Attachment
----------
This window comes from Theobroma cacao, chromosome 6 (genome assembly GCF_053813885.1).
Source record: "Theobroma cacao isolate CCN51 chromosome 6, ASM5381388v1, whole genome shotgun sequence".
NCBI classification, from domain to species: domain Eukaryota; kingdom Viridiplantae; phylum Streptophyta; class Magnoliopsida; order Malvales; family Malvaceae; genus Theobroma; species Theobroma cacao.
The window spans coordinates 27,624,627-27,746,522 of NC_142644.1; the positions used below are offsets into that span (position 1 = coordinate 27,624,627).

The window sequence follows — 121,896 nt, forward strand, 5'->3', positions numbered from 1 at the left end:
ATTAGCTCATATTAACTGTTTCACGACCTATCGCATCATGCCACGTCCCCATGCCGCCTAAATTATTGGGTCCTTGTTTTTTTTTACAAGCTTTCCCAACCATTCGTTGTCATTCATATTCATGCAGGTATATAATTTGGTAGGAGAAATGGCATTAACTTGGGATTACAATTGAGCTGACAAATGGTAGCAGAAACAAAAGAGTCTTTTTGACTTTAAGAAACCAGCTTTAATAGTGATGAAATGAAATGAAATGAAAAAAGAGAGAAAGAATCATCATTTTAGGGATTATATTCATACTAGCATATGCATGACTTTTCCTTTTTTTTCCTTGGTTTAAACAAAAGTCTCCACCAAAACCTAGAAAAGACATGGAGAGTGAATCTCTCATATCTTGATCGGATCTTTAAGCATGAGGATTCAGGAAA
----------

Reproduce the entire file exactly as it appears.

This window comes from Theobroma cacao, chromosome 6 (genome assembly GCF_053813885.1).
Source record: "Theobroma cacao isolate CCN51 chromosome 6, ASM5381388v1, whole genome shotgun sequence".
NCBI classification, from domain to species: domain Eukaryota; kingdom Viridiplantae; phylum Streptophyta; class Magnoliopsida; order Malvales; family Malvaceae; genus Theobroma; species Theobroma cacao.
The window spans coordinates 27,624,627-27,746,522 of NC_142644.1; the positions used below are offsets into that span (position 1 = coordinate 27,624,627).

The window sequence follows — 121,896 nt, forward strand, 5'->3', positions numbered from 1 at the left end:
ATTAGCTCATATTAACTGTTTCACGACCTATCGCATCATGCCACGTCCCCATGCCGCCTAAATTATTGGGTCCTTGTTTTTTTTTACAAGCTTTCCCAACCATTCGTTGTCATTCATATTCATGCAGGTATATAATTTGGTAGGAGAAATGGCATTAACTTGGGATTACAATTGAGCTGACAAATGGTAGCAGAAACAAAAGAGTCTTTTTGACTTTAAGAAACCAGCTTTAATAGTGATGAAATGAAATGAAATGAAAAAAGAGAGAAAGAATCATCATTTTAGGGATTATATTCATACTAGCATATGCATGACTTTTCCTTTTTTTTCCTTGGTTTAAACAAAAGTCTCCACCAAAACCTAGAAAAGACATGGAGAGTGAATCTCTCATATCTTGATCGGATCTTTAAGCATGAGGATTCAGGAAA